Obviously, you can water cool as well. Two H80's would be the simplest thing, but not the best.
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April 19, 2012 6:05:33 AM

dalauder said:
What about exhausting two single fan Hyper 212+'s upwards? You'd have to check the measurements on that, but it might work just fine.

Obviously, you can water cool as well. Two H80's would be the simplest thing, but not the best.


Can you mount 2 H80s in one case? I didn't think that was possible.
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April 19, 2012 7:47:06 AM

g-unit1111 said:
Can you mount 2 H80s in one case? I didn't think that was possible.
I know two H100's is pretty much impossible (obviously). I guess I was assuming an H80 would fit in a 140mm fan slot. That is, it uses 120mm fans, but the radiator is oversized. I don't know if you could fit two on the back (would pretty much need two 140mm slots), but plenty of cases would let you fit one on top and one in back.
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April 19, 2012 11:11:40 AM

cosmos ii does not support HPTX motherboards i.e. sr-x wont fit in the case.

for that monstorious motherboard you will need a really big case like

corsair 800D or the lanli cases or those ufo ones.

my recommendation is to stick with corsair 800D or the lan li cases.



for the cooling it seems that hypers are gonna block each other or their will be a great air turbulance.

for that use 2 h80 to cool it . it is the best bet you have for the price or use custom wc or the pre configured one. :D 



for the pc build gunit1111 always has an advantage while suggesting gaming pcs but not for workstation.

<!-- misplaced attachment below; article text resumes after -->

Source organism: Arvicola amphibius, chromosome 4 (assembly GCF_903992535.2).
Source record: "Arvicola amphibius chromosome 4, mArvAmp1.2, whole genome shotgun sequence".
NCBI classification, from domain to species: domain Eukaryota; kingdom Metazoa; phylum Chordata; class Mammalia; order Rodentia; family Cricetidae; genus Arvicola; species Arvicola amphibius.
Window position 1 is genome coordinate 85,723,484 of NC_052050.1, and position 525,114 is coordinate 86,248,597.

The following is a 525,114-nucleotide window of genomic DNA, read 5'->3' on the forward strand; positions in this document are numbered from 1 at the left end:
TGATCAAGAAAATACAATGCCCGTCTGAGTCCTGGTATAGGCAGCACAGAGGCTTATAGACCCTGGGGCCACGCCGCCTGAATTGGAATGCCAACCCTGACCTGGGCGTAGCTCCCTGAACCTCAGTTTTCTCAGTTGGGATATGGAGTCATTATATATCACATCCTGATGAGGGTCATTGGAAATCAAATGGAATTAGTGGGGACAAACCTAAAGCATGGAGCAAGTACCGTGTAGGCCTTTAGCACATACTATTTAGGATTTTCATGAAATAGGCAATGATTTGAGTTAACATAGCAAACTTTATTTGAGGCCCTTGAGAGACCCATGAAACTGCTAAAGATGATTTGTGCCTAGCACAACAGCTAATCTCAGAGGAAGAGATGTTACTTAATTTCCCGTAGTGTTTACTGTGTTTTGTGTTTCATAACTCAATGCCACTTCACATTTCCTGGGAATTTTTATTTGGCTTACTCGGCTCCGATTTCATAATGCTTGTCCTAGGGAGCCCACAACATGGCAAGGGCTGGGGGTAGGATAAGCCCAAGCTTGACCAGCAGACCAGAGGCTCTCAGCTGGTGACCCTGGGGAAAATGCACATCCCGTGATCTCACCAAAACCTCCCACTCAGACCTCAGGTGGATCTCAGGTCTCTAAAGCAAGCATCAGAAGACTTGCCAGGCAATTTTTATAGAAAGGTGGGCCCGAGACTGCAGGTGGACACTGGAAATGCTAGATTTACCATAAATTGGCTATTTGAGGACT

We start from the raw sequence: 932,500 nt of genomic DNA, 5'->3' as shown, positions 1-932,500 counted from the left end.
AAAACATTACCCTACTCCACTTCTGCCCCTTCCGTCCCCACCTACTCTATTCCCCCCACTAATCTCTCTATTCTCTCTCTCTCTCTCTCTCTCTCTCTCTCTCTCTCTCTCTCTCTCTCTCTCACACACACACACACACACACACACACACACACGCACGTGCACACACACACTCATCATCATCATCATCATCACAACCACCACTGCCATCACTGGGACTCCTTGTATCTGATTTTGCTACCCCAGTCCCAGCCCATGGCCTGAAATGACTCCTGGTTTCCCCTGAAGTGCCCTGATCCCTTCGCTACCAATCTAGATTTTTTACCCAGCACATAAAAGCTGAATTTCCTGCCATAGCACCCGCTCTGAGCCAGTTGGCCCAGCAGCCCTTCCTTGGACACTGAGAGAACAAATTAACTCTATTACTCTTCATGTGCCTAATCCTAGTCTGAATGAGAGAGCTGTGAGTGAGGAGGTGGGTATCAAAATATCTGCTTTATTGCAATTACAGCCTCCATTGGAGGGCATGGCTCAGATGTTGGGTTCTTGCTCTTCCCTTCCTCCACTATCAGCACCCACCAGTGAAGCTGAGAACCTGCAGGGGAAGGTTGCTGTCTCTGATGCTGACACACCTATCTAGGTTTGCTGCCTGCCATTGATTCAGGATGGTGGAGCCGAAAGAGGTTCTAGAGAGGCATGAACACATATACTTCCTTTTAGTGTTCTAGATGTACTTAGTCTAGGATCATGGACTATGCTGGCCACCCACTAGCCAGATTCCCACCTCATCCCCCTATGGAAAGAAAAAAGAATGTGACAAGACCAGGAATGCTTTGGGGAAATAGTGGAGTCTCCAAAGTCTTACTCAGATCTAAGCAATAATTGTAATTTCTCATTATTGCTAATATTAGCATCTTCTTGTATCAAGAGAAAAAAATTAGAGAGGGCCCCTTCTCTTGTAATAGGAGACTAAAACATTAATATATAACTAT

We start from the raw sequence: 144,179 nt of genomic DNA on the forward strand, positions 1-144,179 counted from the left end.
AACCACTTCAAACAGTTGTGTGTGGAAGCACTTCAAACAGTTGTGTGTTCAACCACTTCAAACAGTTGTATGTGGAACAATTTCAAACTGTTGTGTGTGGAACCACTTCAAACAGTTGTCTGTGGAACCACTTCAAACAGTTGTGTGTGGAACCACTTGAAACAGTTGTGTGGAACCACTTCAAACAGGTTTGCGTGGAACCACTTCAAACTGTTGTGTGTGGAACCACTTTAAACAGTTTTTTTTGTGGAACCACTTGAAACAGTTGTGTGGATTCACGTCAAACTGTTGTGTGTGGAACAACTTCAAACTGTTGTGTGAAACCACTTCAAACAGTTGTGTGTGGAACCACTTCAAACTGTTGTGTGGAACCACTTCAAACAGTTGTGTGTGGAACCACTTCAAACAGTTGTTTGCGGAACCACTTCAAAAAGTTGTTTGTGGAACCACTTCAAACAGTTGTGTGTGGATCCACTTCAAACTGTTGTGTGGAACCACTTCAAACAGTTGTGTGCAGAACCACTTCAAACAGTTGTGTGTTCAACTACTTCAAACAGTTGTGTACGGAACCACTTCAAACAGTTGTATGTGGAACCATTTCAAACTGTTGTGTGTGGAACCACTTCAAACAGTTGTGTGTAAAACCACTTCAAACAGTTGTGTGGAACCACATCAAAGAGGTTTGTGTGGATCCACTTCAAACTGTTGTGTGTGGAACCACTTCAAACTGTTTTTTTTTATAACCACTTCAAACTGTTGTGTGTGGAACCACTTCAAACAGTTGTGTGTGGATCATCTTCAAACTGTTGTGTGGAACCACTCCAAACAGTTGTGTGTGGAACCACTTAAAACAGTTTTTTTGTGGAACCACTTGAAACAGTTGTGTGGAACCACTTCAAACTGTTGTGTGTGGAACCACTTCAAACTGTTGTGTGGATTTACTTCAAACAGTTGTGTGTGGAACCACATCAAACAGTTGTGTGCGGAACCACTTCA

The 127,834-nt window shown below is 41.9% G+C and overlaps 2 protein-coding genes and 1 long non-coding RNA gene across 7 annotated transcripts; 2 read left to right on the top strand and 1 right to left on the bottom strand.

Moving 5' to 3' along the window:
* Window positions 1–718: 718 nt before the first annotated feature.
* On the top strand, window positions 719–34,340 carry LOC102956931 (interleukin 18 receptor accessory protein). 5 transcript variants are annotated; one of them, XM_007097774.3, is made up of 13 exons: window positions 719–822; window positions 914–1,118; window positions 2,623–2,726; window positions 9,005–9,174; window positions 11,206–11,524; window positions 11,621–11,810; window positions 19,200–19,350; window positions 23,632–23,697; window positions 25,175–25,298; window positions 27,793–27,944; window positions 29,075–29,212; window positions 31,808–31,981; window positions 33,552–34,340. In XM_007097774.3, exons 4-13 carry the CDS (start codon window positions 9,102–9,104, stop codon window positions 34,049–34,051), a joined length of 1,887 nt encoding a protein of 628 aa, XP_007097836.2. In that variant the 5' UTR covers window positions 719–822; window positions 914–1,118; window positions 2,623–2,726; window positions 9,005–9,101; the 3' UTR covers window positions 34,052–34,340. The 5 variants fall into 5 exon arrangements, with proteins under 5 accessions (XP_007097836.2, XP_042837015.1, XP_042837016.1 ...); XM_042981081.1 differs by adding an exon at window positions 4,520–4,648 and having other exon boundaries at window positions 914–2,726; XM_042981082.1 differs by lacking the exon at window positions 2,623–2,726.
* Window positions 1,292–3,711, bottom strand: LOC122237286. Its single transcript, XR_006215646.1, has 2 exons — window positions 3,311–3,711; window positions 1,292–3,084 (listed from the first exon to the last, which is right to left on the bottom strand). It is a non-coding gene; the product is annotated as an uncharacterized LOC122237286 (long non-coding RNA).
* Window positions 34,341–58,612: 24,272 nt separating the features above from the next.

it seems like you are suggesting him a workstation just replacing mobo and cpu for workstation.

obviously not even 2 quadro 6000 would need more that 1000w even after oc.

and ati gpu always energy efficient . and by the ways pro gpus are always underclocked so consumes less power.



my suggestion

http://secure.newegg.com/WishList/PublicWishDetail.aspx...

EVGA SR-X motherboard

2 x intel E-5 2650
evga srx
2 x gskill ripjaws 4x8gb 1600mhz ddr3 ram
pny quadro 5000 2.5gb
seasonic x-1050 1050w 80+ gold psu
samsung 830 128gb ssd (for os and programs)
2 x wd carvier black 1 tb 7200rpm hdd in RAID0 (for work files and some important files)
seagate baracuda 3tb 7200rpm hdd(for storage)
lg 12x blue ray burner.

corsair h80 liquid cooler x 2


for cases its just personal preference.

http://www.newegg.com/Product/Product.aspx?Item=N82E168...

http://www.newegg.com/Product/Product.aspx?Item=N82E168...

http://www.newegg.com/Product/Product.aspx?Item=N82E168...

http://www.newegg.com/Product/Product.aspx?Item=N82E168...

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April 19, 2012 3:11:57 PM